हिन्दीಕನ್ನಡമലയാളംதமிழ்తెలుగు

Cricket overshadowed, but temporarily

Written by: S K Sham
Published: Tuesday, September 19, 2000, 15:30 [IST]
 
Share this on your social network:
   Facebook Twitter Google+    Comments Mail

Citius, altius, fortius (Faster, Higher, Stronger), the Olympic motto, not only motivates the competitors, who come together in friendly rivalry every four years, but also the countries that host the Games.

How much prestige is involved in just playing host to the greatest sporting cavalcade that mankind has given to itself, is borne out by the fact that no small fortune is spent on the bidding itself, leave aside the enormous amount of time, money and effort expended in its very organisation.

Each subsequent hosting country, or rather the city, tries to outdo the previous Games in size and sophistication. Even before Sydney 2000 opened last Friday, it set records of sorts. The number of participating nations rose from 130 at Atlanta (1996) to just one short of the 200-mark.

Then, the beautifully-constructed Stadium Australia became the biggest single amphitheatre in the modern Olympics. It has a seating capacity for 110,000 spectators, not to mention other facilities for thousands of competitors, officials and media representatives. The most massive by any standards.

There are no prizes for guessing which was the previous biggest main Olympics Stadium before Stadium Australia, but the question might be quite a tricky one, unless your are a cricket buff.

Yes, the previous biggest main Olympics venue was the Melbourne Cricket Ground, famously known as the MCG, which was converted into an Olympic arena in 1956. Forty-four years ago, its capacity was 100,000.Of course, with the addition of the Grand Western Stand, at the time of the 1992 World Cup of Cricket, the capacity at MCG is now over 110,000.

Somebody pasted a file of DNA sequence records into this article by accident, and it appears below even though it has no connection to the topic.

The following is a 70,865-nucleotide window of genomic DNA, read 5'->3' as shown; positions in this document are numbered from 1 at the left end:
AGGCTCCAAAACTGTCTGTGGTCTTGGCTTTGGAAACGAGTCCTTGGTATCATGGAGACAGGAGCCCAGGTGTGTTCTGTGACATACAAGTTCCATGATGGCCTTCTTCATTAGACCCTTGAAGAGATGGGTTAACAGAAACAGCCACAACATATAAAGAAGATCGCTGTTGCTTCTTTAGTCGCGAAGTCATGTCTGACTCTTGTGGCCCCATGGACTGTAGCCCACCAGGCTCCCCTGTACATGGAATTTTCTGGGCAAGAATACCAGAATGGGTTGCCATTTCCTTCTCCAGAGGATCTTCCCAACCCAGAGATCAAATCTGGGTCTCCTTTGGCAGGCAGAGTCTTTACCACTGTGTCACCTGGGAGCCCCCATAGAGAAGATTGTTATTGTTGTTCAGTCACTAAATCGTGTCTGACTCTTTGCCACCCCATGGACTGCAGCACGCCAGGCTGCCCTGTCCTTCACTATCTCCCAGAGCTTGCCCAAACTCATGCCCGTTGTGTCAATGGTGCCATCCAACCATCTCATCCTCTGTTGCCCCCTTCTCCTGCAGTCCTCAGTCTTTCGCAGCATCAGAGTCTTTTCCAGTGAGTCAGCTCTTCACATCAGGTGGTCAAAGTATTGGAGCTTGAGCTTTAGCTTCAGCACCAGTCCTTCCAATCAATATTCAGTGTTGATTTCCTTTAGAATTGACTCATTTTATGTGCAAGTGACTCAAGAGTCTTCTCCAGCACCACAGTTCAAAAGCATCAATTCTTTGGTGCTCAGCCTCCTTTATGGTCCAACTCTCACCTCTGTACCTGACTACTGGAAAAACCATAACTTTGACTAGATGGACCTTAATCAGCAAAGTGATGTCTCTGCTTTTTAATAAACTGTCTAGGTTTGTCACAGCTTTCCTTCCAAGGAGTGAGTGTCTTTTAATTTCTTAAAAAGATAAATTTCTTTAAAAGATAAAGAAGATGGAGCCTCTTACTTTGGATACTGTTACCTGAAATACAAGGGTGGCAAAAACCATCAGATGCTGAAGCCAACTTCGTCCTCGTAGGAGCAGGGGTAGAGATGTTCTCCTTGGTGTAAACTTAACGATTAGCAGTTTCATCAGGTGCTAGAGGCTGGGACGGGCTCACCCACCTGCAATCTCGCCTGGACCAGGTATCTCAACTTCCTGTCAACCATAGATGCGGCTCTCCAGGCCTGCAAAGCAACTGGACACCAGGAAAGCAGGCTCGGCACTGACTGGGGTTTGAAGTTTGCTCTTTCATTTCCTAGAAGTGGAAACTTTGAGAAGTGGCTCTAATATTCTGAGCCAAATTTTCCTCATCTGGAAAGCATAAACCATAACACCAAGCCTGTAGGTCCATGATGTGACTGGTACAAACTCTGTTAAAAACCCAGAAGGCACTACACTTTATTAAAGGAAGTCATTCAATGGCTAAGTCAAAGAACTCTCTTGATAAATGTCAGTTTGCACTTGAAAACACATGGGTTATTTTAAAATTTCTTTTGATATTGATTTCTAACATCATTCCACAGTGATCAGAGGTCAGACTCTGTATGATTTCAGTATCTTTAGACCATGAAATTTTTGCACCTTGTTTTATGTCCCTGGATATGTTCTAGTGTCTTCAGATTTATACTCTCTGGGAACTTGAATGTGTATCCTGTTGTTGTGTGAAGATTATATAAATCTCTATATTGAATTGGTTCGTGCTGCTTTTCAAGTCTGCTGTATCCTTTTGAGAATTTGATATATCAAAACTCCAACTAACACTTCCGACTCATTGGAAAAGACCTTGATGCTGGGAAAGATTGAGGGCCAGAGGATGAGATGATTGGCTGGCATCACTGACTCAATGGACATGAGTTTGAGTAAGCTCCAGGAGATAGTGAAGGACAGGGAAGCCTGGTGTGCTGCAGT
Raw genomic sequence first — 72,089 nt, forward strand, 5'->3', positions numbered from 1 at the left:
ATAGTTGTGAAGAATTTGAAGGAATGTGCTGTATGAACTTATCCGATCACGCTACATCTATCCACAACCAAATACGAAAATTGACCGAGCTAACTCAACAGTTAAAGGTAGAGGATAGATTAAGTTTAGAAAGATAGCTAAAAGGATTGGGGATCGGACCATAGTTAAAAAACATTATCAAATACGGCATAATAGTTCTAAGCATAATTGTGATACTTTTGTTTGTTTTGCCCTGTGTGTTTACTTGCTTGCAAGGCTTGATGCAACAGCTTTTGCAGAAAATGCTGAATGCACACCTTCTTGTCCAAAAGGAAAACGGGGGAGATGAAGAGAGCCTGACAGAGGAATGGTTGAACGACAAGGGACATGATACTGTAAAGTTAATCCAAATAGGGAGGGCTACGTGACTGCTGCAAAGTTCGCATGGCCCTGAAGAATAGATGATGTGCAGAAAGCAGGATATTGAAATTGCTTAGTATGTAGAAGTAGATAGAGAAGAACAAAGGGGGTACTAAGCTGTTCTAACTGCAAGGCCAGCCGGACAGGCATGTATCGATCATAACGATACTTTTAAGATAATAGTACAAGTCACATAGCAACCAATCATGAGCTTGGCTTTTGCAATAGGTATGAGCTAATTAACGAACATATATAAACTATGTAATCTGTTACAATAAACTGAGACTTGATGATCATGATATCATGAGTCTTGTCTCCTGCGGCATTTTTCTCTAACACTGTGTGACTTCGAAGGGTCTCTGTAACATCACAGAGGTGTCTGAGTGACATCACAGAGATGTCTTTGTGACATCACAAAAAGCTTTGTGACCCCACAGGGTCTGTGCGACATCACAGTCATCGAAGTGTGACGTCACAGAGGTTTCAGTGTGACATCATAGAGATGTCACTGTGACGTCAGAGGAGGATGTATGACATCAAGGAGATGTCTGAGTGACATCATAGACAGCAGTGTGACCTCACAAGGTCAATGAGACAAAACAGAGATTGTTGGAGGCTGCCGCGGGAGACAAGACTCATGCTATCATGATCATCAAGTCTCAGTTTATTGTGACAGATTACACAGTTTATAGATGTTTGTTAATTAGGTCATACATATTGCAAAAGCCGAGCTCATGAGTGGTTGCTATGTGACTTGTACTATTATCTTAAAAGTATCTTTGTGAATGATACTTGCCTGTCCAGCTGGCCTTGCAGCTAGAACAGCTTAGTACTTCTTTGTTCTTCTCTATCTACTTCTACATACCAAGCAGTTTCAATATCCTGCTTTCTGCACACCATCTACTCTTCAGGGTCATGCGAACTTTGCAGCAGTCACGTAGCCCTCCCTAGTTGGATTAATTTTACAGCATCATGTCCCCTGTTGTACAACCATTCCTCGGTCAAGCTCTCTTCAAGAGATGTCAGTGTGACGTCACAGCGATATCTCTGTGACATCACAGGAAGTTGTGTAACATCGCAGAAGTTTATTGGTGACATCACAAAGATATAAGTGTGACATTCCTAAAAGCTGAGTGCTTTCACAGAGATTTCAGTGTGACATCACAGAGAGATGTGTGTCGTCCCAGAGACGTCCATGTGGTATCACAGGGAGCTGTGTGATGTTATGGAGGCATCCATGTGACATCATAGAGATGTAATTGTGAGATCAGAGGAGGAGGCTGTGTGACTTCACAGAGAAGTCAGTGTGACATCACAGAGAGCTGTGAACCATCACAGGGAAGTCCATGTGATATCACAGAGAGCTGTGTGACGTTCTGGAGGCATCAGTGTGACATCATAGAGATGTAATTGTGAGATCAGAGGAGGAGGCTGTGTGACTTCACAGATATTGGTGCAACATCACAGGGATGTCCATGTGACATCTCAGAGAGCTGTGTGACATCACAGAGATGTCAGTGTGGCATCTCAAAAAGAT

Indians have achieved some unforgettable feats for themselves and the country at the MCG. The double century scored by Lala Amarnath (against Victoria); off just 170 balls, was rated by no less a person than Don Bradman as one of the best knocks he had ever seen played by a visiting batsman.

Then it was Neville D'Souza who had the unique distinction of scoring the only hat-trick of the 1956 Olympics football tournament. His three-in-a-row had come against Yugoslavia. Of course the triumphant, golden run of Indian hockey had continued for the sixth Olympics in-a-row. All this happened at the MCG.

Today, both cricket and the MCG have taken a back seat, as all attention is focussed on the first Olympics of the new millennium.

The break from cricket, however, will not be for long. As soon as the Olympic flame in the giant cauldron is extinguished, international cricket will be ushered in, in a big way with the start of the International Cricket Council's (ICC) Knock Out tournament at Nairobi.

Write Comments